How COVID-19 infiltrates our immune system

The+PV+Student+Publication+has+partnered+with+The+Research+Club+to+publish+a+series+of+research+essays+entitled+%E2%80%9CThe+Research+Publications.%E2%80%9D+This+essay+explains+the+effect+that+COVID-19+has+over+peoples+immune+systems.

Ilmie Xhaferi

The PV Student Publication has partnered with The Research Club to publish a series of research essays entitled “The Research Publications.” This essay explains the effect that COVID-19 has over people’s immune systems.

Elise Schicker

(Editor’s Note: The PV Student Publication has partnered with The Research Club to publish a series of research essays related to topics of COVID-19. All research essays are written and fact-checked by members of the Research Club, and The PV Student Publication is rolling out these essays as a service to our community. This essay explains the effect that COVID-19 has over people’s immune systems. This paper is written by senior Elise Schicker and fact-checked by senior Aishwarya Pathri)

Today, there are over 156 million cases and 3.3 million deaths worldwide as a result of COVID-19.[11][13] As a result, scientists have rushed to understand how this virus infiltrates our immune system and what makes it so successful at doing s

SARS-CoV-2, the pathogen that causes COVID-19, is a virus. A virus is simply a package of genetic information.[10] It cannot replicate by itself, so it seeks out a host cell.[10] [14]  The host organism acts as a ‘nursery’ and helps facilitate this replication. This process typically ends up killing the host cell and consequently damages the host organism.[10] [14] 

In the case of COVID-19, as with all viruses, this process begins with coming into contact with the virus. It is typically inhaled through the nose or mouth, which gives the virus access to our respiratory system.[12] [15] [7] [16] However, it may also be spread through fomites (physical contact). Once it enters the body, SARS-CoV-2 uses specialized exterior proteins that latch onto specific receptors located on the surface of our cells.[6] [7] [8]  These receptors are called ACE2. By binding with your cell’s receptors, SARS-CoV-2 tricks our cells into allowing it to fuse and pass through the membrane (the surface of our cells).[9] The virus will then release its RNA into the host cell and begin to reproduce, oftentimes killing the host cell.[6] [7] [8] [9] [16] Its offspring will follow the same pattern of reproduction or die trying.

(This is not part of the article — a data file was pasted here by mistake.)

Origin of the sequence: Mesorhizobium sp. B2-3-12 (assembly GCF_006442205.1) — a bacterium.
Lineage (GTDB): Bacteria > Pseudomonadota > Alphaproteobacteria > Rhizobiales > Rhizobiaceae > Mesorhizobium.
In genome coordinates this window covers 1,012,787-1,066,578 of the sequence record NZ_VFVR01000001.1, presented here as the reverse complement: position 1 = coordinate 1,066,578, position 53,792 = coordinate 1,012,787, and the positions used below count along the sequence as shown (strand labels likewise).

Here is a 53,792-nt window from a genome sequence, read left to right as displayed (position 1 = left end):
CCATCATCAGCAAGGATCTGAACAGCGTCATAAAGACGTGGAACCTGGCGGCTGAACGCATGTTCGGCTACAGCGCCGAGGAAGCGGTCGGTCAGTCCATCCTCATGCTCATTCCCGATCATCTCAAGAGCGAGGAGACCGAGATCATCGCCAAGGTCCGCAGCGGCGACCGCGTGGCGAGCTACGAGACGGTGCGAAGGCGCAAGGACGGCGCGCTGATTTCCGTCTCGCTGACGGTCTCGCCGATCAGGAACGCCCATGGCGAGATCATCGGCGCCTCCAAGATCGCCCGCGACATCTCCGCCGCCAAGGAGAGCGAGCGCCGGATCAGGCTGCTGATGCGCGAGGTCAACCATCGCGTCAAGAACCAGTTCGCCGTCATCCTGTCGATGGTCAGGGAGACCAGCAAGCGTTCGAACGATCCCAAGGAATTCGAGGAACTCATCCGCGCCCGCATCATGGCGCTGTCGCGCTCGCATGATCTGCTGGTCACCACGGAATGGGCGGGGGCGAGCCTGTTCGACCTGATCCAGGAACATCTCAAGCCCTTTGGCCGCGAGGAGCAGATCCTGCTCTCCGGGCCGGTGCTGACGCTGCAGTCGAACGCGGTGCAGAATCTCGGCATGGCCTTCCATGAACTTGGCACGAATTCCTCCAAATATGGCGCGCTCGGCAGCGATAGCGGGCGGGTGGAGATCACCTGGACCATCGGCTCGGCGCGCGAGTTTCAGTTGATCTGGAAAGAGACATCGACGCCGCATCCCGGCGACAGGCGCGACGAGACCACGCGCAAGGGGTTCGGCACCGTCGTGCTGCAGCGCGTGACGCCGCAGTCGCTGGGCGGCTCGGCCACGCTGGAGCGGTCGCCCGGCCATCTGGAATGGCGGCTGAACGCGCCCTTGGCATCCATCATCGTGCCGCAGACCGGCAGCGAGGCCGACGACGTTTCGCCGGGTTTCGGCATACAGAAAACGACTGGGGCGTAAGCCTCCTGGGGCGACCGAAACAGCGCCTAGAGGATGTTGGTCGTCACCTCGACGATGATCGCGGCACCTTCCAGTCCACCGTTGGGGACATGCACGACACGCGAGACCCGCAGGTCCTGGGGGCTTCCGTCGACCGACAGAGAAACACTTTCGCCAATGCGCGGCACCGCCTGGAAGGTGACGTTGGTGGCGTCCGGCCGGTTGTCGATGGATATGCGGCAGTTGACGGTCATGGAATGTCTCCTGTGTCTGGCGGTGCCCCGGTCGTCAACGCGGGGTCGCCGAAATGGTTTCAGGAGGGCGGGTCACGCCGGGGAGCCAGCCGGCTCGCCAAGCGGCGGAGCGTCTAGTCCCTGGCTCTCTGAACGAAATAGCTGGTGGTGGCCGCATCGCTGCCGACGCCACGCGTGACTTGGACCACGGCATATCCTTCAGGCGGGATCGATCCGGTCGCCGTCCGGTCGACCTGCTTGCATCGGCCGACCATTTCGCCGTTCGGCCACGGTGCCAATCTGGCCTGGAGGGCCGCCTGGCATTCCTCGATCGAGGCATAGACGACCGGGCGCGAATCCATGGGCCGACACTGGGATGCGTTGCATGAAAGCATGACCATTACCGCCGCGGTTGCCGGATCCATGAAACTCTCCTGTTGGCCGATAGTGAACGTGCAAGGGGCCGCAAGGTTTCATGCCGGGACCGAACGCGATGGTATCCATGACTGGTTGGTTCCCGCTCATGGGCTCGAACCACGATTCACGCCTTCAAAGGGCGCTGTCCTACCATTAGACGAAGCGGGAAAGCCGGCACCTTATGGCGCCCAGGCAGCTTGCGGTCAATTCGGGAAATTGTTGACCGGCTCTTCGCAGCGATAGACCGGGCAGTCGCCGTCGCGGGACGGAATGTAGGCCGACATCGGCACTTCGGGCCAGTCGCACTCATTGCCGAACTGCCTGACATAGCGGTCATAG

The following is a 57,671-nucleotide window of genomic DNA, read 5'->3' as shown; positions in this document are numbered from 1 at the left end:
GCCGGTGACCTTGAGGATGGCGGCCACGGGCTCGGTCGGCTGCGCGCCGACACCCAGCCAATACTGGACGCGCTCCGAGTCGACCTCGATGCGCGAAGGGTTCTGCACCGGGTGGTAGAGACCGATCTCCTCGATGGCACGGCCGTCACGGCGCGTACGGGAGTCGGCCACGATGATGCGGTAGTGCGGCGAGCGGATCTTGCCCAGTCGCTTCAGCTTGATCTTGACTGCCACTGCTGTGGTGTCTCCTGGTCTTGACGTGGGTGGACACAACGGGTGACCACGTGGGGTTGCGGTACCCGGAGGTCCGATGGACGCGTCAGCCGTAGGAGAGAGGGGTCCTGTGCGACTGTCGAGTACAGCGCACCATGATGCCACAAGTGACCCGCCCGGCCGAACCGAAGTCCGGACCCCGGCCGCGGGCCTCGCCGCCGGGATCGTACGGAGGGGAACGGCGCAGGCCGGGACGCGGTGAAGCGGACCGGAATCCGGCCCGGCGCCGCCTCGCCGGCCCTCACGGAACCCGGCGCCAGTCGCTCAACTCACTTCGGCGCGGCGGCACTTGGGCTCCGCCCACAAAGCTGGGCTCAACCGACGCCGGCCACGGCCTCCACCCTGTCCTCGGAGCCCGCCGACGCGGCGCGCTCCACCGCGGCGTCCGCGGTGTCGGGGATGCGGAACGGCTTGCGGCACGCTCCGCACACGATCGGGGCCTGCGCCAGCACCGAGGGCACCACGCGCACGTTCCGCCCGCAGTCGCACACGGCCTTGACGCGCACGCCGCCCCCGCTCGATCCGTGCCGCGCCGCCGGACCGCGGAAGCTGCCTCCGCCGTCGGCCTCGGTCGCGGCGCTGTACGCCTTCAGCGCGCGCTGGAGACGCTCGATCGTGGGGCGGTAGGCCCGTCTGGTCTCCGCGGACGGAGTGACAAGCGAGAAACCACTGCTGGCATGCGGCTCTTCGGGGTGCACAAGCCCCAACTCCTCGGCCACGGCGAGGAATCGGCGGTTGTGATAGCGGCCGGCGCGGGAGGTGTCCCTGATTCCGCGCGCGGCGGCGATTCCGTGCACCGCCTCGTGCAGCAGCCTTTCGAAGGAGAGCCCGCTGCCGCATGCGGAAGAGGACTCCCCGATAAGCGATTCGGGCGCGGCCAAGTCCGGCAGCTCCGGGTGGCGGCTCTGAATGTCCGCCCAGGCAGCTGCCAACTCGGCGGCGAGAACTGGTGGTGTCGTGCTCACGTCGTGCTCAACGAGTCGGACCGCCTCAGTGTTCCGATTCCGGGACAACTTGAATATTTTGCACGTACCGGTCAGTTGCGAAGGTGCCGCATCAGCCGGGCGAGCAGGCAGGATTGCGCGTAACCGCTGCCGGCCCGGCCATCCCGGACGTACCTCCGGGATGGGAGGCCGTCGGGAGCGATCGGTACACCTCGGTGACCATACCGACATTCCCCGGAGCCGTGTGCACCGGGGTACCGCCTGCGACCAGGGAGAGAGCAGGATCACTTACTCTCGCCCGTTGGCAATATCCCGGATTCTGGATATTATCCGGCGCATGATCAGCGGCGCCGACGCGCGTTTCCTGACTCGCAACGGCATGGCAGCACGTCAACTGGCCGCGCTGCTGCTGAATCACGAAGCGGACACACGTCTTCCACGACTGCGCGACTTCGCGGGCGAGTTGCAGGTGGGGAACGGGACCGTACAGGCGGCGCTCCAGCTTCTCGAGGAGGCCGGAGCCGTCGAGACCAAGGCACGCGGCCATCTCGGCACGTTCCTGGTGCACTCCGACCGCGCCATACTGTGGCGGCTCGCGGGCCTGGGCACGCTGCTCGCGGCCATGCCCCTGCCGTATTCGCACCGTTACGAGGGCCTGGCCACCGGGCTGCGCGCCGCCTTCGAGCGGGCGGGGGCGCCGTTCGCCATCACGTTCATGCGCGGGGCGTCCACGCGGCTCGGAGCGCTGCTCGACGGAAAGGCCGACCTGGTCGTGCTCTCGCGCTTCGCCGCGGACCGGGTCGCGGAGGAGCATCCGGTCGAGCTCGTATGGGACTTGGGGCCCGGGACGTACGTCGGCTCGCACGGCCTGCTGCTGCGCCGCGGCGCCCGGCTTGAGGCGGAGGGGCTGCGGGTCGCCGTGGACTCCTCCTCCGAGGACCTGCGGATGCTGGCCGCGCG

The death of human cells is what causes symptoms of COVID-19. For example, cells with the ACE2 receptor are commonly found in the lower airways of the respiratory tract.[6] [7] [16] [17] Thus, SARS-CoV-2 is likely to reside deeper inside than viruses like the common cold[6] [7] and cause respiratory symptoms such as coughing, difficulty breathing, and soreness of the throat. These symptoms are caused by the death of respiratory cells. 

The novel coronavirus is not only successful but also particularly adept at infecting our cells. It’s characteristics allow it to infiltrate our immune system more efficiently than other viruses. One of these characteristics was discovered by Professor Benjamin R. TenOever, a professor of microbiology from the Icahn School of Medicine, and his team.[1] [2] TenOever explains that the novel coronavirus is exceptionally efficient at disrupting cellular programming. Typical viruses replace less than one percent of their host cell’s programming, but TenOever and his team found that 60% of RNA in cells infected with SARS-CoV-2 is of viral origin. The professor claims this is “the highest [percentage he’s] seen”.

But it does not stop there. The novel coronavirus also exploits our immune response by modifying the alarm system of our cells.[1] [18] This alarm system functions to warn the surrounding cells of infection. There are two types of signals that an infected cell will discharge. The first instructs neighboring cells to build up defenses to slow the spread of the virus. The second summons white blood cells to the area. The white blood cells attempt to fend off the virus and clean up the damaged parts. SARS-CoV-2 inhibits the first signal but allows the second to call for reinforcements. White blood cells are meant to be used in a small area, but with COVID-19, they are deployed too widely.